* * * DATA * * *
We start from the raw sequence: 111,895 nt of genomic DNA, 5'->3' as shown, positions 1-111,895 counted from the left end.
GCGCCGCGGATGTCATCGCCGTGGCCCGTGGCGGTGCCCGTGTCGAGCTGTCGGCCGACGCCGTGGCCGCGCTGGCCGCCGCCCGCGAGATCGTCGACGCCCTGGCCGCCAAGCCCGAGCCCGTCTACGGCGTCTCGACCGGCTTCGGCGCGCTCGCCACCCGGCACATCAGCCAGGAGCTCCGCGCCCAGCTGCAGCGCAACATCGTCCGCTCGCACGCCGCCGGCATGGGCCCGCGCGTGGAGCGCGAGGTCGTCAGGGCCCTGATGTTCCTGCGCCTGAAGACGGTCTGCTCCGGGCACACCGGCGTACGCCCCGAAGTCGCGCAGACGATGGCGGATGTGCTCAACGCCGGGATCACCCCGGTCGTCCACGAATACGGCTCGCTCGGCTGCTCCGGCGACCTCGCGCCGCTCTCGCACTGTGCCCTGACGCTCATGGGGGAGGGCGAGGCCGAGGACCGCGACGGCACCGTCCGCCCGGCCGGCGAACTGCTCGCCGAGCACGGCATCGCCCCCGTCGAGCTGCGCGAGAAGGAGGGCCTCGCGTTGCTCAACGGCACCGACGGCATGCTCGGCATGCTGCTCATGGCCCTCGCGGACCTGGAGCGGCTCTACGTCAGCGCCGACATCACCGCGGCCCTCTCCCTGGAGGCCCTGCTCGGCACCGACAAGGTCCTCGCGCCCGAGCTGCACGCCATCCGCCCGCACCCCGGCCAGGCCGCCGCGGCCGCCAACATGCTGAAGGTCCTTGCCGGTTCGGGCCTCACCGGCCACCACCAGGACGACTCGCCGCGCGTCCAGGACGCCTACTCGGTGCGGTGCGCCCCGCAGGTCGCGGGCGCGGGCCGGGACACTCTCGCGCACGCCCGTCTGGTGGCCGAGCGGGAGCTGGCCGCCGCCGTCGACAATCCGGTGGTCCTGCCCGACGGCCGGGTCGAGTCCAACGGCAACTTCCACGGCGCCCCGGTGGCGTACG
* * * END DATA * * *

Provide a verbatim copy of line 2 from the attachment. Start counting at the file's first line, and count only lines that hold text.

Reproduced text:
GCGCCGCGGATGTCATCGCCGTGGCCCGTGGCGGTGCCCGTGTCGAGCTGTCGGCCGACGCCGTGGCCGCGCTGGCCGCCGCCCGCGAGATCGTCGACGCCCTGGCCGCCAAGCCCGAGCCCGTCTACGGCGTCTCGACCGGCTTCGGCGCGCTCGCCACCCGGCACATCAGCCAGGAGCTCCGCGCCCAGCTGCAGCGCAACATCGTCCGCTCGCACGCCGCCGGCATGGGCCCGCGCGTGGAGCGCGAGGTCGTCAGGGCCCTGATGTTCCTGCGCCTGAAGACGGTCTGCTCCGGGCACACCGGCGTACGCCCCGAAGTCGCGCAGACGATGGCGGATGTGCTCAACGCCGGGATCACCCCGGTCGTCCACGAATACGGCTCGCTCGGCTGCTCCGGCGACCTCGCGCCGCTCTCGCACTGTGCCCTGACGCTCATGGGGGAGGGCGAGGCCGAGGACCGCGACGGCACCGTCCGCCCGGCCGGCGAACTGCTCGCCGAGCACGGCATCGCCCCCGTCGAGCTGCGCGAGAAGGAGGGCCTCGCGTTGCTCAACGGCACCGACGGCATGCTCGGCATGCTGCTCATGGCCCTCGCGGACCTGGAGCGGCTCTACGTCAGCGCCGACATCACCGCGGCCCTCTCCCTGGAGGCCCTGCTCGGCACCGACAAGGTCCTCGCGCCCGAGCTGCACGCCATCCGCCCGCACCCCGGCCAGGCCGCCGCGGCCGCCAACATGCTGAAGGTCCTTGCCGGTTCGGGCCTCACCGGCCACCACCAGGACGACTCGCCGCGCGTCCAGGACGCCTACTCGGTGCGGTGCGCCCCGCAGGTCGCGGGCGCGGGCCGGGACACTCTCGCGCACGCCCGTCTGGTGGCCGAGCGGGAGCTGGCCGCCGCCGTCGACAATCCGGTGGTCCTGCCCGACGGCCGGGTCGAGTCCAACGGCAACTTCCACGGCGCCCCGGTGGCGTACG